It's been a strange season for race relations in America.
A black man wrote a long, serious autobiography that sold faster than any book in history. He called it My American Journey. It neither wallowed in nor downplayed past segregation and continuing prejudice; they were insults, serious but surmountable, in the course of a successful life. People of all races stood in line for hours to get his autograph and a sentence of greeting. They begged him to run for president.
A young white woman who murdered her children and tried to frame a mythical black carjacker was found guilty by a small-town Southern jury. The local sheriffwiser than either the national media or the Boston investigators of the Stuart case a few years backhad known better than to buy such an improbable story.
Led by a black businessman, the University of California Board of Regents voted to end affirmative action in admissions and hiring.
And, of course, O.J. Simpson was acquitted.
In a place where rich paricides can confess yet hang a jury, where police brutality or riotous mayhem caught on videotape can win acquittal, no one should have been surprised that a beloved celebrity who maintained his innocence would be found not guilty. But we were.
Some Americans cheered, relieved that a wrongly accused man would go free. Others gasped, horrified that a vicious murderer had beaten the rap. And the cheering and the horror broke down, overwhelmingly, on racial lines.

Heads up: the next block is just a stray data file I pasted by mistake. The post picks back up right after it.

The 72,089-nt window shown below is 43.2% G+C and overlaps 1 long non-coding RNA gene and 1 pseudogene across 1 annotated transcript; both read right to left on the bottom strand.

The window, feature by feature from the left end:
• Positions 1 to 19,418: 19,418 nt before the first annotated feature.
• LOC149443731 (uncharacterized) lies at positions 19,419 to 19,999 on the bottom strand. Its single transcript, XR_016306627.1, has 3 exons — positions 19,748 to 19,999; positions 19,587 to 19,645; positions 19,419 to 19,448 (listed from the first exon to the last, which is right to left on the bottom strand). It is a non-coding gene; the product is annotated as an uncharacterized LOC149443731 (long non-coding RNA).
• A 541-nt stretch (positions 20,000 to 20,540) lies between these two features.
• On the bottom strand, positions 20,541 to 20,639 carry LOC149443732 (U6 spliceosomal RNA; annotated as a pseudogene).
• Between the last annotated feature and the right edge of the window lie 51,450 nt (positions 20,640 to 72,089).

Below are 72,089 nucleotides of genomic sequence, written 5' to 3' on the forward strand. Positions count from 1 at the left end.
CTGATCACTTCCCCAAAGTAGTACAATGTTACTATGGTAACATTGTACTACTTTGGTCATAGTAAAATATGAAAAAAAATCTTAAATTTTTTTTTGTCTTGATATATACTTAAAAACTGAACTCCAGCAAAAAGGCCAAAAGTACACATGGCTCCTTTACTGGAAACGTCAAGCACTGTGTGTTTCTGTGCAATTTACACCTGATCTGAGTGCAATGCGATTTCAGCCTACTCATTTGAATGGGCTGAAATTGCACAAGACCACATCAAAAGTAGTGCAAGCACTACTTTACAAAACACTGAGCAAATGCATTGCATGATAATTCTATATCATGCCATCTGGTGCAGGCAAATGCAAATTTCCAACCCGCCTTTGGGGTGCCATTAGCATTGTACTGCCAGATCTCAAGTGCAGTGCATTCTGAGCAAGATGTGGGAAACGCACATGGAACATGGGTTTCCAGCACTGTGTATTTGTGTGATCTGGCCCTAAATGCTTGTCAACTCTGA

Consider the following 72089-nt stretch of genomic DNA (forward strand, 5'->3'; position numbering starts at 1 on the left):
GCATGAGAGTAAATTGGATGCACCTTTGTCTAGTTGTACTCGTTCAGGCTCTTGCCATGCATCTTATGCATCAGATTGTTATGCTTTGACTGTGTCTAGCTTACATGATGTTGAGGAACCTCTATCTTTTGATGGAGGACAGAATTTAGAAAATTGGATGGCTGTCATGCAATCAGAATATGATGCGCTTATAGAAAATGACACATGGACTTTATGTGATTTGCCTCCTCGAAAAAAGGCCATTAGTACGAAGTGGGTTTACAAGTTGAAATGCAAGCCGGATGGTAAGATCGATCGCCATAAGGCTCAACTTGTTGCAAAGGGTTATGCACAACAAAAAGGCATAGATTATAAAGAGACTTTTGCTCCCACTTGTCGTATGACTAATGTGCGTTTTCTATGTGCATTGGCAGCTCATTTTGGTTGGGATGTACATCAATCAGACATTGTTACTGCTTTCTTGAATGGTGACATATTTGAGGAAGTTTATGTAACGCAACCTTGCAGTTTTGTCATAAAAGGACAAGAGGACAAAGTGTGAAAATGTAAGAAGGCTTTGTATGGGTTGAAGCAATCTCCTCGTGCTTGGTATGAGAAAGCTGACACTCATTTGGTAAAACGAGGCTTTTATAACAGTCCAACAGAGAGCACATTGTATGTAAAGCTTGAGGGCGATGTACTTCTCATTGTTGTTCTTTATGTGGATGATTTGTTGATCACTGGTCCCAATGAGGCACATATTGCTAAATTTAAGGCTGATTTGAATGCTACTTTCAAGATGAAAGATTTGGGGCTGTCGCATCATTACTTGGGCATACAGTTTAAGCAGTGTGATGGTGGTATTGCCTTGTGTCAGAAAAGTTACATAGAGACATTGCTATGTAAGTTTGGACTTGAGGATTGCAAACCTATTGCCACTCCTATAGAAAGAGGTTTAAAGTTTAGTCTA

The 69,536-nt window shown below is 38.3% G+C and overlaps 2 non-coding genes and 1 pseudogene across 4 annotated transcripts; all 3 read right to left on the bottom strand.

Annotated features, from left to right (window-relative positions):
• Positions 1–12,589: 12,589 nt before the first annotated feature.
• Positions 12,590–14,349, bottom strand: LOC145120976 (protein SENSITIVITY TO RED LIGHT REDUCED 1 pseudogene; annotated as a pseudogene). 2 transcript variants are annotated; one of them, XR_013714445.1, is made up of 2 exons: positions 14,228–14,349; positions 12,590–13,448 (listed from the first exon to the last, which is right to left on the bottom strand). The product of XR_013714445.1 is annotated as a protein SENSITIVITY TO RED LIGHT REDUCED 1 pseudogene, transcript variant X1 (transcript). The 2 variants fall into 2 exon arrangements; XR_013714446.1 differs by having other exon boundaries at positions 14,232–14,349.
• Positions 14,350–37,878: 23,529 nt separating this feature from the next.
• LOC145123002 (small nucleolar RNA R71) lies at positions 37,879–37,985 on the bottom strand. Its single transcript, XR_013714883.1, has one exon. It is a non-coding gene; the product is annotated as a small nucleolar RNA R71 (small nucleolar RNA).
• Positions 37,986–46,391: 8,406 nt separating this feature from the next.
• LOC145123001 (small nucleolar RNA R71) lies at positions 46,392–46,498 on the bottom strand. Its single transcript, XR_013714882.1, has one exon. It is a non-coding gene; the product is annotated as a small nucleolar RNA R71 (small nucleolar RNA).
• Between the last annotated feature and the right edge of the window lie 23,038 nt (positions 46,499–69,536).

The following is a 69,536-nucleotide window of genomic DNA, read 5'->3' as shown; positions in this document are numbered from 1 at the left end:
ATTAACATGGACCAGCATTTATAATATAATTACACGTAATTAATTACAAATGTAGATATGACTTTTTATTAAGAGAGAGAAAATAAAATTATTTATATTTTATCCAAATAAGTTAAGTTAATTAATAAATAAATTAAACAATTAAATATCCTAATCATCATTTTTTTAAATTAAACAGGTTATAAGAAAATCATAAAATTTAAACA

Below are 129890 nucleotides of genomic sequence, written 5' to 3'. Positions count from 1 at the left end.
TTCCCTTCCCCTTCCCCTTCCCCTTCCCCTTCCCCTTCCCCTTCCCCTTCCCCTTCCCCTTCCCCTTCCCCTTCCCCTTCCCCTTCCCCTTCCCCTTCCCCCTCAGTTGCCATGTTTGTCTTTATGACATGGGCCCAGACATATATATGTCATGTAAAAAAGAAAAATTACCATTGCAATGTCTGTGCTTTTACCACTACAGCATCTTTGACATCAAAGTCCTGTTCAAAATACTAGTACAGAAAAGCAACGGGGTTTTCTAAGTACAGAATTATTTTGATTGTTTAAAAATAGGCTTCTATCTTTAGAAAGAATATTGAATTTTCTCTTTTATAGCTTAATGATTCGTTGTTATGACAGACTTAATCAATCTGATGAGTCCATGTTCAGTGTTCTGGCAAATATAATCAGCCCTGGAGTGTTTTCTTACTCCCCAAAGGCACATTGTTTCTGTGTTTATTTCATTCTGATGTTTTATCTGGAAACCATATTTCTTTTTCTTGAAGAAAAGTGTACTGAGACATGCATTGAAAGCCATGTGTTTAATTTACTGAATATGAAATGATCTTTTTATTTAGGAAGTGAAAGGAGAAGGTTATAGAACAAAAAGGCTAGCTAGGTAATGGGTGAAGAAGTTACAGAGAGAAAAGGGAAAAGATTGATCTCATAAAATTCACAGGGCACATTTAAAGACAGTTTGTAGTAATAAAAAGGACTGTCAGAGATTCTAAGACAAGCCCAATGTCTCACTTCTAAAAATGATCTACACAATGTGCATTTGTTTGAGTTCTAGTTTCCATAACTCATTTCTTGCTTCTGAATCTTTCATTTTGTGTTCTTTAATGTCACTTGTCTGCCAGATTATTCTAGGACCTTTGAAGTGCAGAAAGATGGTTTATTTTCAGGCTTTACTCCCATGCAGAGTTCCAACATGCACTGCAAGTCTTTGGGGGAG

Too many analysts have been too quick to see the Simpson trial as the one and only indica tor of the state of race relations in America, which it is not. Colin Powell's cross-racial popularity is as real as the verdict; so, for that matter, is the box office success of Seven and Devil in a Blue Dress. Race relations are too complicated to be reduced to a single variable, to the differing views blacks and whites hold of the trustworthiness of police.
And too many analysts have been too quick to see the Simpson trial as only an indicator of the state of race relations in America, which it also is not. For drama and star power, the Simpson case may have been "the trial of the century." But it wasn't exactly Nuremburg. It was, at its heart, about murder and domestic violence, not politics. The jurors fervently maintain that their verdict was based on reasonable doubt, not on sending anyone a message. We may wonder about the reasonableness of their doubtI certainly dobut they've had ample opportunities to make political speeches and have declined to do so.
The Simpson verdict does, however, abet an unfortunate political trend. Conservatives, who largely determine the shape of American politics today, are in retreat from the principle of individual treatmentthe principle on which our justice system, and our system of free govern ment more generally, depends.